Alexandra Allardt of Art Care Resources , working under the supervision of NBWM Conservator Robert Hauser, submits the following Kayak Project update.
“We are currently working on both river kayaks constructed of caribou. It has been coated in the past with a yellow ochre paint along the seams. A second repair coating, a white paint with a heavy resin content was also used liberally to solidify patches and small torn areas. “…
Flickr set of this Kayak Restoration Project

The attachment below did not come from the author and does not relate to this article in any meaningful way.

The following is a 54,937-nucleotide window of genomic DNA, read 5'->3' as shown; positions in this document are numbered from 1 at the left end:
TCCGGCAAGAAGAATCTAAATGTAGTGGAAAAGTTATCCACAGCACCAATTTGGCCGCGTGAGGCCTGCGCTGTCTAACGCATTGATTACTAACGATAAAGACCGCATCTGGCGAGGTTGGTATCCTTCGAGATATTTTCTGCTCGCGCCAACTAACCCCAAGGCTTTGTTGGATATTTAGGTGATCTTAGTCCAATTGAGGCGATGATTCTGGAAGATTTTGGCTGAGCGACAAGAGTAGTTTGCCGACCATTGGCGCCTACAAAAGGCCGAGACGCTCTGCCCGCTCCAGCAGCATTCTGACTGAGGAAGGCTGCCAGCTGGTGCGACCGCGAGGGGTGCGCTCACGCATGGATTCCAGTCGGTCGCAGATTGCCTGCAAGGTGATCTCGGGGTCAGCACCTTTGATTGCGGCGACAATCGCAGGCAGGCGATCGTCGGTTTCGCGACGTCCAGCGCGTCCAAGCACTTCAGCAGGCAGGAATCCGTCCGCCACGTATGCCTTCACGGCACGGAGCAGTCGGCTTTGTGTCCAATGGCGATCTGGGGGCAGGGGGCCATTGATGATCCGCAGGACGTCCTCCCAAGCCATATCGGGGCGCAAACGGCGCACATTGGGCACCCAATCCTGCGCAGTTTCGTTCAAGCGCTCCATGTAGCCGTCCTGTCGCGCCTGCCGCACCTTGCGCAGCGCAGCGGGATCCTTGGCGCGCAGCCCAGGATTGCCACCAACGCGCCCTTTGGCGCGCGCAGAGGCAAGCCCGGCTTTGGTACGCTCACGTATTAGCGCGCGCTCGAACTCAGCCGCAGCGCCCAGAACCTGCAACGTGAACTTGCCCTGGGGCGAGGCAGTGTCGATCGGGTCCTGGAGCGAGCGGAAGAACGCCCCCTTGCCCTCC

…”A later addition was a shellac based coating that appears to have been applied as a preservative. This has discolored an orange brown color and attracted considerable dirt which is now well embedded into it. Fortunately, this disfiguring layer is more readily removed with an alcohol/water based cleaning agent. The skins are also brittle and weak, but not as sun damaged as the first kayak. Due to the thinness of the skins and the loss of elasaticity, the tears will be stabilized with simple backing supports of several laminated layers of a heavy weight Kozo, a long fiber Japanese paper made of mulberry fiber. We are not filling in the areas of loss to make them flush with the skins or undertaking a cosmetic repair to make them appear like a native repair, but are only stabilizing the damaged areas. The paper has two advantages. One, it is a similar color, unlike a leather patch, and visually blends in to a better (not perfect) degree, and it has a similar tear strength to the embrittled skins, thus should the skins continue to shrink it is anticipated the paper will tear before the skins do, minimizing further damage to the skins. We also found a 1962 World Fair sticker from Seattle inside.”